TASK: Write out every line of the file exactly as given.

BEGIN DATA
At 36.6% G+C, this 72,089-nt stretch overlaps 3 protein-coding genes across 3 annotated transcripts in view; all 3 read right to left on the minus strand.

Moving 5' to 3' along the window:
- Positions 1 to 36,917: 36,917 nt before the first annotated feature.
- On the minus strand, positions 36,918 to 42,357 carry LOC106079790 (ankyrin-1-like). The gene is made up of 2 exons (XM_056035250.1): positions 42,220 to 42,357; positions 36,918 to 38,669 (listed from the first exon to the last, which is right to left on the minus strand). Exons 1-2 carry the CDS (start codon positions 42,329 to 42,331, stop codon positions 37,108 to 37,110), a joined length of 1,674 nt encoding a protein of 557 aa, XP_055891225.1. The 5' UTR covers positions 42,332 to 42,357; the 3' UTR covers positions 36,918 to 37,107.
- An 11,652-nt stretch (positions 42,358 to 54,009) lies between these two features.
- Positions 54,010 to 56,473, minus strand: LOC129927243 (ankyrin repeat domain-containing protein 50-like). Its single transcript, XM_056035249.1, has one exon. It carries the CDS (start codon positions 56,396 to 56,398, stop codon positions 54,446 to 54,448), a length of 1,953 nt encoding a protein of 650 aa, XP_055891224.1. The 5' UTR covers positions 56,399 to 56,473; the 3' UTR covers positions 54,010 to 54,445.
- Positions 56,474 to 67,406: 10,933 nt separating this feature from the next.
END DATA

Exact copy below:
At 36.6% G+C, this 72,089-nt stretch overlaps 3 protein-coding genes across 3 annotated transcripts in view; all 3 read right to left on the minus strand.

Moving 5' to 3' along the window:
- Positions 1 to 36,917: 36,917 nt before the first annotated feature.
- On the minus strand, positions 36,918 to 42,357 carry LOC106079790 (ankyrin-1-like). The gene is made up of 2 exons (XM_056035250.1): positions 42,220 to 42,357; positions 36,918 to 38,669 (listed from the first exon to the last, which is right to left on the minus strand). Exons 1-2 carry the CDS (start codon positions 42,329 to 42,331, stop codon positions 37,108 to 37,110), a joined length of 1,674 nt encoding a protein of 557 aa, XP_055891225.1. The 5' UTR covers positions 42,332 to 42,357; the 3' UTR covers positions 36,918 to 37,107.
- An 11,652-nt stretch (positions 42,358 to 54,009) lies between these two features.
- Positions 54,010 to 56,473, minus strand: LOC129927243 (ankyrin repeat domain-containing protein 50-like). Its single transcript, XM_056035249.1, has one exon. It carries the CDS (start codon positions 56,396 to 56,398, stop codon positions 54,446 to 54,448), a length of 1,953 nt encoding a protein of 650 aa, XP_055891224.1. The 5' UTR covers positions 56,399 to 56,473; the 3' UTR covers positions 54,010 to 54,445.
- Positions 56,474 to 67,406: 10,933 nt separating this feature from the next.